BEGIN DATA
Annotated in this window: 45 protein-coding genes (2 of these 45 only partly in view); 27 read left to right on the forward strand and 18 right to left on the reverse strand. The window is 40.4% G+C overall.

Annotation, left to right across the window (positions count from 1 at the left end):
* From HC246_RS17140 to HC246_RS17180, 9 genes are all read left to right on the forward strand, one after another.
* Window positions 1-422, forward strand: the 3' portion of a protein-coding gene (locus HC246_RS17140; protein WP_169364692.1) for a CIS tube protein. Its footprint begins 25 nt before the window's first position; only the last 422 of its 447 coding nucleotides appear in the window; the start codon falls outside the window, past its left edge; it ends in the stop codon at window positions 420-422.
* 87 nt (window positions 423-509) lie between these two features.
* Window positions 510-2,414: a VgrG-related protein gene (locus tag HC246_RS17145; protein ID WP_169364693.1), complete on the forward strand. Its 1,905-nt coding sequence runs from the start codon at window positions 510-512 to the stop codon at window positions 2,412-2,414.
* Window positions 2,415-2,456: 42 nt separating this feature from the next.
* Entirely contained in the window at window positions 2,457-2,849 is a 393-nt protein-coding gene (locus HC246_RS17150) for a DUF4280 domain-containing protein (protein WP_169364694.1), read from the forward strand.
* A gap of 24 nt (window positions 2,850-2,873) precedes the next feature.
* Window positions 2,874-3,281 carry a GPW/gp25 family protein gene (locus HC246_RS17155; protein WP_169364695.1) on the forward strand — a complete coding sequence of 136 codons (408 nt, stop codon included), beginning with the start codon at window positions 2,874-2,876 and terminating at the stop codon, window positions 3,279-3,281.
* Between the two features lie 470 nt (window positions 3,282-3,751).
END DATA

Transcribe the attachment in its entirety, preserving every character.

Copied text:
Annotated in this window: 45 protein-coding genes (2 of these 45 only partly in view); 27 read left to right on the forward strand and 18 right to left on the reverse strand. The window is 40.4% G+C overall.

Annotation, left to right across the window (positions count from 1 at the left end):
* From HC246_RS17140 to HC246_RS17180, 9 genes are all read left to right on the forward strand, one after another.
* Window positions 1-422, forward strand: the 3' portion of a protein-coding gene (locus HC246_RS17140; protein WP_169364692.1) for a CIS tube protein. Its footprint begins 25 nt before the window's first position; only the last 422 of its 447 coding nucleotides appear in the window; the start codon falls outside the window, past its left edge; it ends in the stop codon at window positions 420-422.
* 87 nt (window positions 423-509) lie between these two features.
* Window positions 510-2,414: a VgrG-related protein gene (locus tag HC246_RS17145; protein ID WP_169364693.1), complete on the forward strand. Its 1,905-nt coding sequence runs from the start codon at window positions 510-512 to the stop codon at window positions 2,412-2,414.
* Window positions 2,415-2,456: 42 nt separating this feature from the next.
* Entirely contained in the window at window positions 2,457-2,849 is a 393-nt protein-coding gene (locus HC246_RS17150) for a DUF4280 domain-containing protein (protein WP_169364694.1), read from the forward strand.
* A gap of 24 nt (window positions 2,850-2,873) precedes the next feature.
* Window positions 2,874-3,281 carry a GPW/gp25 family protein gene (locus HC246_RS17155; protein WP_169364695.1) on the forward strand — a complete coding sequence of 136 codons (408 nt, stop codon included), beginning with the start codon at window positions 2,874-2,876 and terminating at the stop codon, window positions 3,279-3,281.
* Between the two features lie 470 nt (window positions 3,282-3,751).